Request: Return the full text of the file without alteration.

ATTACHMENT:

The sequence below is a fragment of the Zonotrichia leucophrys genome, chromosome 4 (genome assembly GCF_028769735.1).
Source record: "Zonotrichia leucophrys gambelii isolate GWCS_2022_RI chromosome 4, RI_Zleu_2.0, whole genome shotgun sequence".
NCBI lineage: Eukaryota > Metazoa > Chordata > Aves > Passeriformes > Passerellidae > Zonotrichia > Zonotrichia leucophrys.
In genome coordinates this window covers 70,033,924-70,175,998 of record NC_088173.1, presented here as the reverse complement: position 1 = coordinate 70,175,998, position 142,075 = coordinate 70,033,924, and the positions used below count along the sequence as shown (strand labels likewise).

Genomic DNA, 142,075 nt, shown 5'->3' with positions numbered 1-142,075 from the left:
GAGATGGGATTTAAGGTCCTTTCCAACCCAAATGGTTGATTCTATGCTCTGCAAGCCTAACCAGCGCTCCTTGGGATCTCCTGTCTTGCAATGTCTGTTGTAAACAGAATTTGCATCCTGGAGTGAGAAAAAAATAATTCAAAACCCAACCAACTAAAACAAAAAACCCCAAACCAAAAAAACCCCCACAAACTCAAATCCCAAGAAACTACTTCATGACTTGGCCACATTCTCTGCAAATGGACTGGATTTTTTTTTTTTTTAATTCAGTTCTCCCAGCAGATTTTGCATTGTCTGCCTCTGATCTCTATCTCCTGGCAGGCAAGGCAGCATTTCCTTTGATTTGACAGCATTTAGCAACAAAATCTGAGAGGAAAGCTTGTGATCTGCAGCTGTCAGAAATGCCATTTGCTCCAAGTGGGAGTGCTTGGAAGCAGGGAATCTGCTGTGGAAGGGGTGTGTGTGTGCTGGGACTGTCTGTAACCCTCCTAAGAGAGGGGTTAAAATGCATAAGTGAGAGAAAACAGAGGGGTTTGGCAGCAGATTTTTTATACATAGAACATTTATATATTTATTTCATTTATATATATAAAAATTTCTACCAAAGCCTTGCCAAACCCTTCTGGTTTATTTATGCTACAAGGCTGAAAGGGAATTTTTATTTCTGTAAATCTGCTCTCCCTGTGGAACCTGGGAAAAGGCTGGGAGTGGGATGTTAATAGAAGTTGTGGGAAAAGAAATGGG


The sequence below is a fragment of the Zonotrichia leucophrys genome, chromosome 4 (genome assembly GCF_028769735.1).
Source record: "Zonotrichia leucophrys gambelii isolate GWCS_2022_RI chromosome 4, RI_Zleu_2.0, whole genome shotgun sequence".
NCBI lineage: Eukaryota > Metazoa > Chordata > Aves > Passeriformes > Passerellidae > Zonotrichia > Zonotrichia leucophrys.
In genome coordinates this window covers 70,033,924-70,175,998 of record NC_088173.1, presented here as the reverse complement: position 1 = coordinate 70,175,998, position 142,075 = coordinate 70,033,924, and the positions used below count along the sequence as shown (strand labels likewise).

Genomic DNA, 142,075 nt, shown 5'->3' with positions numbered 1-142,075 from the left:
GAGATGGGATTTAAGGTCCTTTCCAACCCAAATGGTTGATTCTATGCTCTGCAAGCCTAACCAGCGCTCCTTGGGATCTCCTGTCTTGCAATGTCTGTTGTAAACAGAATTTGCATCCTGGAGTGAGAAAAAAATAATTCAAAACCCAACCAACTAAAACAAAAAACCCCAAACCAAAAAAACCCCCACAAACTCAAATCCCAAGAAACTACTTCATGACTTGGCCACATTCTCTGCAAATGGACTGGATTTTTTTTTTTTTTAATTCAGTTCTCCCAGCAGATTTTGCATTGTCTGCCTCTGATCTCTATCTCCTGGCAGGCAAGGCAGCATTTCCTTTGATTTGACAGCATTTAGCAACAAAATCTGAGAGGAAAGCTTGTGATCTGCAGCTGTCAGAAATGCCATTTGCTCCAAGTGGGAGTGCTTGGAAGCAGGGAATCTGCTGTGGAAGGGGTGTGTGTGTGCTGGGACTGTCTGTAACCCTCCTAAGAGAGGGGTTAAAATGCATAAGTGAGAGAAAACAGAGGGGTTTGGCAGCAGATTTTTTATACATAGAACATTTATATATTTATTTCATTTATATATATAAAAATTTCTACCAAAGCCTTGCCAAACCCTTCTGGTTTATTTATGCTACAAGGCTGAAAGGGAATTTTTATTTCTGTAAATCTGCTCTCCCTGTGGAACCTGGGAAAAGGCTGGGAGTGGGATGTTAATAGAAGTTGTGGGAAAAGAAATGGG